More than a folklore art, Theyyam is a ritual form of worship which has been originated thousands of years ago, probably during the Neolithic era. There are instances to believe that the primitive tribal religious worship has metamorphosed to the Theyyam cult which is prevailing in North Malabar. This is evident by the fact that several characteristics of tribal worship including ancestor worship, spirit worship, animal worship, serpentine worship etc are included under the Theyyam. Besides, the mother goddess or the Bhagavathy too has a prominent place in the Theyyam cult.
At present the Theyyam cult is predominantly exists in the erstwhile “Kolathunadu” which includes the present day district of Kannur and Kasarkode apart from several areas in other districts including Wayanadu, and Kozhikkodu. Theyyam exists even in some parts of Karnataka and Tamil Nadu.
Although the Theyyam has evolved from the ancient tribal worship, the developments in Hinduism influenced it considerably. The three main streams of present day Hinduism, Shaivism, Vaishnavism and Shakthisam is clearly visible in Theyyam cult too. However, in all theyyams the rituals to propitiate the deity are almost same and it has many similarities with those ancient tribal practices. Offering of animal blood is also included in it. However, the influence of Vaishnavism which strictly promotes vegetarianism, some of the rituals including offering of blood has been shifted to an area outside the shrine. However, the influence of Vaishnavism on Theyyam is not much as there are only two theyyams belonging to this category and they are “Vishnu Murthy” and “Devathar”. Most of other theyyams belong to the other two streams Shakthism and Shaivism. All theyyams including that of heroes, ancestors, spirits etc too belong to either of these two categories.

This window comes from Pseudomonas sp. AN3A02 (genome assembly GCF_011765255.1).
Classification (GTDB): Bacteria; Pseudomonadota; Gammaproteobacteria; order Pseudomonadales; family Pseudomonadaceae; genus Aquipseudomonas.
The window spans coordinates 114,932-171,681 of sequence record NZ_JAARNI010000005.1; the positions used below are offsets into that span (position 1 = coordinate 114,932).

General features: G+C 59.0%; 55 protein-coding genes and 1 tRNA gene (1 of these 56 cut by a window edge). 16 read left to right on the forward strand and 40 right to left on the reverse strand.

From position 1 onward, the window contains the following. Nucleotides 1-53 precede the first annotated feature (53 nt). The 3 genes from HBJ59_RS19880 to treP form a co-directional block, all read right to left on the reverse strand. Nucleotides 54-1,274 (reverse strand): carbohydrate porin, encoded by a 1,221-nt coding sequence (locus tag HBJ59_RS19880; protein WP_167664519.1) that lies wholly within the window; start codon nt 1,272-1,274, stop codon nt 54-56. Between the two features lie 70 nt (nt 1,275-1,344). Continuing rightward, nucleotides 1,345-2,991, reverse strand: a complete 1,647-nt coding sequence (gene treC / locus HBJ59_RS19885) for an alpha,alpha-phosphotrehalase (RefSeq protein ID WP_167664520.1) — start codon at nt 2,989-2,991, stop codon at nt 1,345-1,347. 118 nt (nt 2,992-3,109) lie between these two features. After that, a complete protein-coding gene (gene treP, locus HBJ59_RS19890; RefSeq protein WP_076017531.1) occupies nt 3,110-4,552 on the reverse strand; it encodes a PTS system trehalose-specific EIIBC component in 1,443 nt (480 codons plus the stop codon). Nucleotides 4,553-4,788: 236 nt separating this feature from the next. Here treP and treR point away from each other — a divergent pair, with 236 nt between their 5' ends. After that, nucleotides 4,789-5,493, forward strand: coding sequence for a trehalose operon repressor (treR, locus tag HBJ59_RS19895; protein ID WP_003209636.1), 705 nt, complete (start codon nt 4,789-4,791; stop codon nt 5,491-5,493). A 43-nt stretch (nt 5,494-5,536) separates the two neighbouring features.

Consecration of temple by Brahmins is a recent practice in Kerala and in ancient days, many rulers used to consecrate their favorite devotees in their houses and used to worship them. Out of devotion, they have constructed many temples, popularly known as Kavus and consecrated the Theyyam deities. Theyyam dancers perform there on the annual festival days. The dancers belong to the lower casts in Hinduism but command greater respect especially when they perform Theyyam. According to the belief, the dancer who performs Theyyam Dance will turn to the deity which is represented by that theyyam. Villagers, including the rulers and those elites belonging to the upper casts will seek their blessings.
Theyyam performers will have to perform several rituals and as a preparation, they will have to lead a typical style of life for about a month’s time. Consumption of alcohol, non-vegetarian food and sexual intercourse is barred for them during this period. A theyyam may last for about 12 to 24 hours including several intervals. There is no specific stage for performing theyyam and it is usually preformed in houses or temple in open air.
In the beginning the main performer will come with drummers and recite several folk songs that depict the legend of the deity which is consecrated there. This is meant for propitiating the deity and to invoke the power. After the primary ritual the performer will go to the green room and will return in complete costume. Face painting is important and there are several patterns of face paintings. Some of the major patterns are vairadalam, kataram, Kozhipushpam, Kodumpurikam and Prakkezhuthu. Both primary and secondary colors will be used in contrast.
After coming in full costume, the performer stand in front of the deity for quite some time and gradually metamorphose into the deity. After that it performs many rituals all are different types of dance and at the end of it he will sat on a wooden stool called Peetam and start blessing the devotees one by one who comes near him.
According to a rough estimate there are about four hundred types of Theyyams belonging to different deities including ancestors, war heroes and animals. The costume, style of dance and the rituals performed after metamorphosing into the deity differ from Theyyam to theyyam but the core of the rhythm upon which the folk songs are played will be one and the same. This is just another evidence that establishes that Theyyam has been evoloved from the primitive tribal form of worship where drum beats and rhythm had great importance in invoking the divine power.